ALICE LEE MARRIOTT 

the many firsts of a hall of famer 

Adapted essay by Emily Siddiqui, Student Editor

As a writer, anthropologist, scholar, and historian, Alice Lee Marriott did much to deserve her title as the first woman inducted into the Oklahoma Journalism Hall of Fame in 1973.  

She was born in Wilmette, Illinois in 1910. Her family moved to Oklahoma City in 1917, where many of her passions took root. Marriott’s love for people and words began at a young age. She started reading when she was just two years old and later wrote plays for her siblings to act out. At Oklahoma City’s Central High School, she was awarded her first literary prize for one of her stories. 

After malaria compromised her health, Marriott quit her job at the Muskogee Public Library to enroll at the University of Oklahoma to learn more about American Indians. There, she became the first woman to earn a bachelor’s degree in anthropology. She worked on several historical sites, including the Spiro Mounds in Oklahoma.  

As a specialist in ethnology—the study of living cultures—she wrote at least 20 books and dozens of major articles on history, folklore, biography, and personal reminiscences. She wrote for young adults and children alike. Scholars rank her writing among the best of its kind, particularly the work on the cultures of American Indians.  

After World War II, she lived in Nambe, New Mexico, where she worked on Maria, The Potter of San Ildefonso, her most famous book. Other works include The Ten Grandmothers, the story of the Kiowa, Greener Fields, and Hell on Horses and Women. She and Carol K. Rachlin co-authored American Indian Mythology, among other books.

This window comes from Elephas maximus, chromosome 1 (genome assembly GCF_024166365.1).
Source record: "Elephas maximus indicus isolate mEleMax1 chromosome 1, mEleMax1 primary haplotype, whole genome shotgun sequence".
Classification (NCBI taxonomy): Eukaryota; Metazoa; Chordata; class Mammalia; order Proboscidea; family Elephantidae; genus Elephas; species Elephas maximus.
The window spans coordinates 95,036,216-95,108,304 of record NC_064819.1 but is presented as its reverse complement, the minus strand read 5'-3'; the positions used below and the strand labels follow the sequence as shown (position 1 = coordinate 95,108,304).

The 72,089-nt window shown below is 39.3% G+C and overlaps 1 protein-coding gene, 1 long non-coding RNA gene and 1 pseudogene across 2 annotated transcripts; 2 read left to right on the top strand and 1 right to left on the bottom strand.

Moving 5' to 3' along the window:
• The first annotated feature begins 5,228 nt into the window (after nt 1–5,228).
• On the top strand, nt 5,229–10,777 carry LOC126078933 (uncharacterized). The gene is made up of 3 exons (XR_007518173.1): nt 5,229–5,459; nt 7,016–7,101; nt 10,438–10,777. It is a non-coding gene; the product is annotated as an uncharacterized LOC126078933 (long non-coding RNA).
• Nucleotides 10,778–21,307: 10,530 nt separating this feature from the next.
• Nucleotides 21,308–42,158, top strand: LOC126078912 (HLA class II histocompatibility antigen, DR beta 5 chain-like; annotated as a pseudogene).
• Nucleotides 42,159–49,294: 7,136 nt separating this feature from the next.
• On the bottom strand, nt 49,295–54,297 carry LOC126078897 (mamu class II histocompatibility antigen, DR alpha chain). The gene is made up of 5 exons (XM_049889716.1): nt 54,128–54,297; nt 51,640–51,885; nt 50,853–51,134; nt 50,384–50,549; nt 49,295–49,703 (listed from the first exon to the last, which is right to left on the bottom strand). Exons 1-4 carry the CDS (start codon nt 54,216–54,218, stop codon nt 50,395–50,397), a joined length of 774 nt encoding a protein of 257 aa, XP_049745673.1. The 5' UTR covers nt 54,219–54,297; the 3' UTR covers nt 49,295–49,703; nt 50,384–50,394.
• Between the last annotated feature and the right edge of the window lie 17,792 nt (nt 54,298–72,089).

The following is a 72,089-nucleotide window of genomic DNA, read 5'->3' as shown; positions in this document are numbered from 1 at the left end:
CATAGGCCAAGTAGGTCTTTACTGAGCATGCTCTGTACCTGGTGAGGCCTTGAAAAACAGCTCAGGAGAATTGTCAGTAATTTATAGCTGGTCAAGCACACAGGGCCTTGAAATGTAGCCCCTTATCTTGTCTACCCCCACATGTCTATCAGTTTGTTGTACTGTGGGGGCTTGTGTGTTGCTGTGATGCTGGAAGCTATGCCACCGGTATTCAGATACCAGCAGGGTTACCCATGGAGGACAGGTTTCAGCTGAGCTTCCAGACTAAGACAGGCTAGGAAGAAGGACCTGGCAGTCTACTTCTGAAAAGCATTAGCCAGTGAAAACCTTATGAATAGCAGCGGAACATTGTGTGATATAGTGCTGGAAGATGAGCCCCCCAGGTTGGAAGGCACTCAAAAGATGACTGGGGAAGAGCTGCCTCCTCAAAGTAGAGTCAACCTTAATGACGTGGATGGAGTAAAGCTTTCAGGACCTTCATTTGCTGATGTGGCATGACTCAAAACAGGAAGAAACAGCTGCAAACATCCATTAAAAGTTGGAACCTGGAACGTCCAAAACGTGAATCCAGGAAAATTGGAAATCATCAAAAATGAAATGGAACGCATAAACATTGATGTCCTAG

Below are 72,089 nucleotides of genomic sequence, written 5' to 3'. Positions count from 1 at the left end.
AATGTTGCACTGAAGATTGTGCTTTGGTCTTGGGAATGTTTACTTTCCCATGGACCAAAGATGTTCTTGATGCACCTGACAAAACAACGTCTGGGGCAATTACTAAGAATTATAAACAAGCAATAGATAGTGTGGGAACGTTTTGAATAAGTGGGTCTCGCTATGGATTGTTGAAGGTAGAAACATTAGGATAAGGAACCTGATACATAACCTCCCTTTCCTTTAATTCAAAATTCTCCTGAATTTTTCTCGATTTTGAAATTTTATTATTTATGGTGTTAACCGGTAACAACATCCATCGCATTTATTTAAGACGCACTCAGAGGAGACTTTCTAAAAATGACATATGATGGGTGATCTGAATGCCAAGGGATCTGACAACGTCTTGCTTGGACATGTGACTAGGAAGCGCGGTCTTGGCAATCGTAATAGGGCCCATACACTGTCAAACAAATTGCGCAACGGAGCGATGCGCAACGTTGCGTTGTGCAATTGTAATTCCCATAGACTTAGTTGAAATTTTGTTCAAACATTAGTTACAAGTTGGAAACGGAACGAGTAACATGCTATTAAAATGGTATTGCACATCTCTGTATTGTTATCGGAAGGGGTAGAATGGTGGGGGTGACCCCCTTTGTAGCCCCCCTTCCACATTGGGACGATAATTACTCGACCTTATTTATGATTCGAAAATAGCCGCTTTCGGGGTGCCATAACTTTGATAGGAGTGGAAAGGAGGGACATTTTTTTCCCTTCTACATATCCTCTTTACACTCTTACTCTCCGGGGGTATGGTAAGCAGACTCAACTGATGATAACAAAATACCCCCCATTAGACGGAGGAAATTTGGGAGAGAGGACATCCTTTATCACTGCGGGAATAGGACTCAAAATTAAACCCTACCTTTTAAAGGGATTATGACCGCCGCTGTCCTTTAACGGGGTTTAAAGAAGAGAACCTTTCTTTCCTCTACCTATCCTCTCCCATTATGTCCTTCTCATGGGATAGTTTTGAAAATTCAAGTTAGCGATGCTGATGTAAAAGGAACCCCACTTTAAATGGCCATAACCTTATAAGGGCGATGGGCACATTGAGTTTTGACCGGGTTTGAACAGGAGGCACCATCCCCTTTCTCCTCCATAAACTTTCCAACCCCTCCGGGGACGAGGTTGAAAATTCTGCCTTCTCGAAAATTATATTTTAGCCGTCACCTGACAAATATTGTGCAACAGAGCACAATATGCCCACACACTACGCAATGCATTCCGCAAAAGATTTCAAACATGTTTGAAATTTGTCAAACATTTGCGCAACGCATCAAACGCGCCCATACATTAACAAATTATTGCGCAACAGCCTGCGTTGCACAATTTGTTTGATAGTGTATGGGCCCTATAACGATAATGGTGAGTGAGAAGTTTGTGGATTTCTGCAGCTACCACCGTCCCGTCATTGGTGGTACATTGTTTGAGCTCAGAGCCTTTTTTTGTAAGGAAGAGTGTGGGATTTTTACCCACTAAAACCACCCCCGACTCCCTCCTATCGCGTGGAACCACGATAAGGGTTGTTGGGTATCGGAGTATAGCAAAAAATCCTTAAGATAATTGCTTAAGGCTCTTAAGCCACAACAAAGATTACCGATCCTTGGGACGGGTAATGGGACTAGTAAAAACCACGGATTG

In addition to her outstanding accomplishments in writing, Marriott’s endeavors in the years to come were numerous. Her work included working for the U.S. Department of the Interior as an Indian Arts and Crafts specialist (1936-1942) and for the American Red Cross as a field representative during World War II.  

Marriott was appointed as associate professor of anthropology at the University of Oklahoma from 1964 to 1966; in 1968 she became an artist in residence at Central State College, known today as the University of Central Oklahoma. Marriott’s honors include Oklahoma Writer of the Year in 1957. She was inducted into the Oklahoma Hall of Fame in 1958 and was posthumously inducted into the Oklahoma Historians Hall of Fame in 2004. 

Nearly 19 years after being the first woman inducted into the Oklahoma Journalism Hall of Fame, Marriott died on March 18, 1992. However, her legacy continues because of the time she spent in teaching her skills to younger writers. 

This essay was adapted from the 1969 Southwest Writers Series publication, “Alice Marriott,” by Turner S. Kobler of Texas Woman’s University.

Photograph used for a story in The Daily Oklahoman newspaper. “Slacks will not be in Alice Marriott’s wardrobe when she returns to New Mexico to write her next book.” Photo by Richard Cobb. September 21, 1945. Courtesy of the Oklahoma Historical Society.